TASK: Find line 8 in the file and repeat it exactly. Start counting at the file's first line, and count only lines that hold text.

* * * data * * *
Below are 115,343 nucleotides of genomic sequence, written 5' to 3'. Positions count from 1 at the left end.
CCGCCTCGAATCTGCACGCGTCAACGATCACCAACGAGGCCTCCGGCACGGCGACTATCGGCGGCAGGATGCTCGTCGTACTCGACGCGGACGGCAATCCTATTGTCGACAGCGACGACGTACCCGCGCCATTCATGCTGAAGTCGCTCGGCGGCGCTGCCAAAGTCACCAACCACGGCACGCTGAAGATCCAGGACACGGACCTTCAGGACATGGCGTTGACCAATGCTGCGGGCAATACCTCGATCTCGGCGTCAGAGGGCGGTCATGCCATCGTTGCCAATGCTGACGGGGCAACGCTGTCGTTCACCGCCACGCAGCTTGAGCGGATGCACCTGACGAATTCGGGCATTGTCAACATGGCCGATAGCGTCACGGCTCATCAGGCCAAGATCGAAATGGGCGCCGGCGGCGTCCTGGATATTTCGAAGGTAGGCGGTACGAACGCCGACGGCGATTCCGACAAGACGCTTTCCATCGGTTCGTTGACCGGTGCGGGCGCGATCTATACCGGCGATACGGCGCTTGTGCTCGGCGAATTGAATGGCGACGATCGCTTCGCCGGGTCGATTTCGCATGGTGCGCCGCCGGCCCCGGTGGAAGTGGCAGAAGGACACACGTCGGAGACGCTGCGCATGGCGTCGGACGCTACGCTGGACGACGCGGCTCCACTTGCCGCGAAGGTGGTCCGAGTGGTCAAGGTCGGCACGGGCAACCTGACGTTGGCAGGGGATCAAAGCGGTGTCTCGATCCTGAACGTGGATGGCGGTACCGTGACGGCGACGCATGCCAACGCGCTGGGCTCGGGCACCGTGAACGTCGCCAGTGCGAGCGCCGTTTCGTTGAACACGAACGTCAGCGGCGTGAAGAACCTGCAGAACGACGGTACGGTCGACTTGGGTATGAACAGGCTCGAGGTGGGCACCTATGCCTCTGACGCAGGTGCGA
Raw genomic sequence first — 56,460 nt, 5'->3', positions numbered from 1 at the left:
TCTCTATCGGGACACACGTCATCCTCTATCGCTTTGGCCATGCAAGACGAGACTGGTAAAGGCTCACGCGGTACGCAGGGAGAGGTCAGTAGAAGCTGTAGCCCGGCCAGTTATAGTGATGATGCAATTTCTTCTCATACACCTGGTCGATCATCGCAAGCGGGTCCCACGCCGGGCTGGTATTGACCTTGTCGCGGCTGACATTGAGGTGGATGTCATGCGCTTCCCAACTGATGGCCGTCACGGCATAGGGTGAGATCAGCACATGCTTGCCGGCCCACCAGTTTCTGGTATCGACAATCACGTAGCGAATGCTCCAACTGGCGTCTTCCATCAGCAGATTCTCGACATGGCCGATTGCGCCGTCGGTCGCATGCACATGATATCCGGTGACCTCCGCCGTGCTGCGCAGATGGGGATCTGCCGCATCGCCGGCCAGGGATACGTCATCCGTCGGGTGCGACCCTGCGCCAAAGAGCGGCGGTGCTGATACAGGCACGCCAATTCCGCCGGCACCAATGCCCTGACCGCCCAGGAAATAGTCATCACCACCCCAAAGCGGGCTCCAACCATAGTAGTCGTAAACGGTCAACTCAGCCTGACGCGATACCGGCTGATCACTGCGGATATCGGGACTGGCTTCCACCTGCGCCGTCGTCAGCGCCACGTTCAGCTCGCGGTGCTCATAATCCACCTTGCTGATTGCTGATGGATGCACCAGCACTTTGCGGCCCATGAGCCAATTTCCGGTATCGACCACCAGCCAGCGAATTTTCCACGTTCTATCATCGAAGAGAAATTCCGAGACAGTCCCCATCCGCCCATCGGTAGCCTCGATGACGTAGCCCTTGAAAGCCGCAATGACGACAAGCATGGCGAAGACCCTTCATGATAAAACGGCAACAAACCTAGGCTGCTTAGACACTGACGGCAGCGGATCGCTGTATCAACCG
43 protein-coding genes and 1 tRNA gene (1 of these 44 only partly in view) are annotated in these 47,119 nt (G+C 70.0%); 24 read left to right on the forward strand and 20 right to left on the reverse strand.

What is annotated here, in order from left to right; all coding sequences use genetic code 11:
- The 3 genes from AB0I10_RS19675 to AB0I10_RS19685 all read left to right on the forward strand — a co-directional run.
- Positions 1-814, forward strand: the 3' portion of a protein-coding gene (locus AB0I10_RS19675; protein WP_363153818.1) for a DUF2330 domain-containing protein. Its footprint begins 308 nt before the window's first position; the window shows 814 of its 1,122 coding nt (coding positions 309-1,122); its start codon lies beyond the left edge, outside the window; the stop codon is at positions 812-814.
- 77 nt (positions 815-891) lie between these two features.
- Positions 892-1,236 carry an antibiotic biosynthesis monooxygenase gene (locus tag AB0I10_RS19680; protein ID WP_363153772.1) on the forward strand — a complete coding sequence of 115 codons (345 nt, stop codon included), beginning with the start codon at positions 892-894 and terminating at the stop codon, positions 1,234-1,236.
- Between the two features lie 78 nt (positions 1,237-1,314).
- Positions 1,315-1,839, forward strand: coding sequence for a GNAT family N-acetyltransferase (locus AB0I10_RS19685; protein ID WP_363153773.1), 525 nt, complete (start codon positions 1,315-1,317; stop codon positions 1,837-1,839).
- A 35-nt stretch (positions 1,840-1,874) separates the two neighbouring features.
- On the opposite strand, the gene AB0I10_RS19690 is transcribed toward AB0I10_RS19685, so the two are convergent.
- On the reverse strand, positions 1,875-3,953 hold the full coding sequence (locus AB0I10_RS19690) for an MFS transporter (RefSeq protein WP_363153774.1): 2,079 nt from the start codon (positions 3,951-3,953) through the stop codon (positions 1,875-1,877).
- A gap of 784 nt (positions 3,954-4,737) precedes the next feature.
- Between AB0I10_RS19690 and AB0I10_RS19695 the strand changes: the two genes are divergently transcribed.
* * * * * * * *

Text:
- Positions 1-814, forward strand: the 3' portion of a protein-coding gene (locus AB0I10_RS19675; protein WP_363153818.1) for a DUF2330 domain-containing protein. Its footprint begins 308 nt before the window's first position; the window shows 814 of its 1,122 coding nt (coding positions 309-1,122); its start codon lies beyond the left edge, outside the window; the stop codon is at positions 812-814.